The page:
March 20, 2024

‘Rock-star’ tipping point for finance pros

How the latest cloud-based technologies and artificial intelligence help treasury and finance professionals manage accounts and drive business strategy.

Treasury and finance professionals are set for their “rock star” moment in business by using the latest data analytics tools and artificial intelligence to enhance decision-making, a recent NAB Transaction Banking conference series has heard.

The comments came as part of NAB’s “Next Frontier of Digitisation” panels featuring Trovata founder and CEO Brett Turner, the University of Melbourne’s Carsten Murawski and NAB Executive, Innovation and Partnerships, Brad Carr.

“Treasury and finance professionals get to be these sort of rock stars now, by leveraging technology to arrive at all these answers to complex questions really quickly,” Turner told the room. “It means they can really start to have a seat at the table when it comes to business strategy and propelling things forward.”

Super performance

Trovata is a US-based global fintech and partner in NAB’s Liquidity+ treasury management solution. NAB Liquidity+ features AI-enabled scenario modelling and forecasting, all delivered securely through the cloud with no IT implementation required.

Turner says the latest generative AI applications for natural language search and aggregation, coupled with multi-bank transaction data, create the sort of analytics leverage never before seen.

He likens the speed and simplicity involved in today’s modelling to the feats of billionaire genius Tony Stark, otherwise known as superhero Iron Man played by Robert Downey Jr in the Marvel movie franchise, who rapidly iterates solutions using his fictional AI.

“We’re on the cusp of doing those kinds of things, where you can quickly traverse all of these complex questions without the team having to go back and spend all night turning the crank on the model and getting a result,” Turner says.

“This becomes a game-changer to be able to take some of these concepts and be able to put it all together in that one natural language query and to provide results super-fast. Just seeing the early take of where that’s going is really exciting.”

Powering the future

Decision scientist and professor Carsten Murawski agrees the hype around the latest AI is largely justified and not to be underestimated.

He says decision support is going to be one of the real benefits of generative AI across a range of industries. In the banking sector this could include supporting bankers more efficiently to access and organise the range of materials and information they need to help customers.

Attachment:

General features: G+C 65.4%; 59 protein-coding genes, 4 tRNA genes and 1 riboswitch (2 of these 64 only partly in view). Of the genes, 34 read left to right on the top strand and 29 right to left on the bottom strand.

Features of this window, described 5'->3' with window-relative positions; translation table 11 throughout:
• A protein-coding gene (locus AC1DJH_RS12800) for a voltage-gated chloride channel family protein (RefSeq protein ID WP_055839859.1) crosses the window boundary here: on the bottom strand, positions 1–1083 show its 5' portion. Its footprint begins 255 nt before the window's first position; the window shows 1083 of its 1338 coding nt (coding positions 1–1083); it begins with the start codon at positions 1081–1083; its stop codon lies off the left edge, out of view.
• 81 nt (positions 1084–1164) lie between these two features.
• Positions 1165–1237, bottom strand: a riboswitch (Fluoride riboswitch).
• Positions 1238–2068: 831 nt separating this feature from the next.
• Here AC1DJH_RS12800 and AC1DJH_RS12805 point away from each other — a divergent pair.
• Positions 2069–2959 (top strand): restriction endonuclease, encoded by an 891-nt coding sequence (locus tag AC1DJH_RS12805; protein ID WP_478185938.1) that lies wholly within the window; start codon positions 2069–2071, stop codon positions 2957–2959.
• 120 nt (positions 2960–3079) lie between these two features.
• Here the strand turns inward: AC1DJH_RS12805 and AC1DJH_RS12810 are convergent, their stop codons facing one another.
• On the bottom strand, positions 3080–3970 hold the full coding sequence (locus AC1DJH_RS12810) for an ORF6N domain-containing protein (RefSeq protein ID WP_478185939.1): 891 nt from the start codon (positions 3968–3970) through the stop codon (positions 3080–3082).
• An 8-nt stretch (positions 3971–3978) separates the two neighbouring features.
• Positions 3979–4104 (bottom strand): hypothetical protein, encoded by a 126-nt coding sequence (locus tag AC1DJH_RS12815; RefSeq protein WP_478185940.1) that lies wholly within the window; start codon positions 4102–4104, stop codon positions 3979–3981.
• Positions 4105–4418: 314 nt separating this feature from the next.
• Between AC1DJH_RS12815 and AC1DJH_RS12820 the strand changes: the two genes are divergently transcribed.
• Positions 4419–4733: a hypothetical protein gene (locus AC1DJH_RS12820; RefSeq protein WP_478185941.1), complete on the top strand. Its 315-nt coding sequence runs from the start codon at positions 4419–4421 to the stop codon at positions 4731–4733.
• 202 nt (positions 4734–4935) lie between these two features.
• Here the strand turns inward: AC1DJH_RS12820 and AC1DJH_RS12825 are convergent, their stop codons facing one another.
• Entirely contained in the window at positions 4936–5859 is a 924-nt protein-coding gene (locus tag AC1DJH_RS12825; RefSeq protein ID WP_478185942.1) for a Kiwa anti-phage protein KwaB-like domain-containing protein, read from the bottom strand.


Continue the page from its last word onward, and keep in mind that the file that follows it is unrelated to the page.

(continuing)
“AI is not going to take over particularly harder tasks,” Murawski says. “But it’s going to help people do these tasks and make decisions better. What that means, particularly for customers, is they are probably going to request, or expect, advice rather than just product.”

While AI will likely reach its true potential when paired with other technologies, the possibilities should be embraced rather than feared, Murawski says.

“It’s on us to create our own future,” he says.

NAB’s Brad Carr reinforced this vision, saying banker support is a key early use case for AI in the industry.

“The knowledge sharing, learning and acquisition opportunities are just so immense,” Carr says. “It’s phenomenal, not only in what you can do, but in the ease of access. This is an incredibly powerful tool to enable us to show up in places for our customer in an efficient way. That’s the close to home potential for us.”

In looking at future scenarios, Carr outlined how embedded payments are going to sit behind a multitude of AI and big data-enabled experiences as the technology becomes ubiquitous in business and consumer products especially.

Quantum computing is also set to be a game-changer as the technology evolves and truly arrives, panellists agreed.

In an era of increased disruption and bad actors, security and resilience were also key themes to emerge from the discussion. For Carr, the opportunities for the banking sector are to leverage the experience and expertise in bank ID to combat threats like AI-enabled “deep fakes” in transactions.

“Technology itself is often part of the answer to a technology challenge,” he says. “Security and resilience are a feature. The answer is to lean into technology and embrace the opportunity.”

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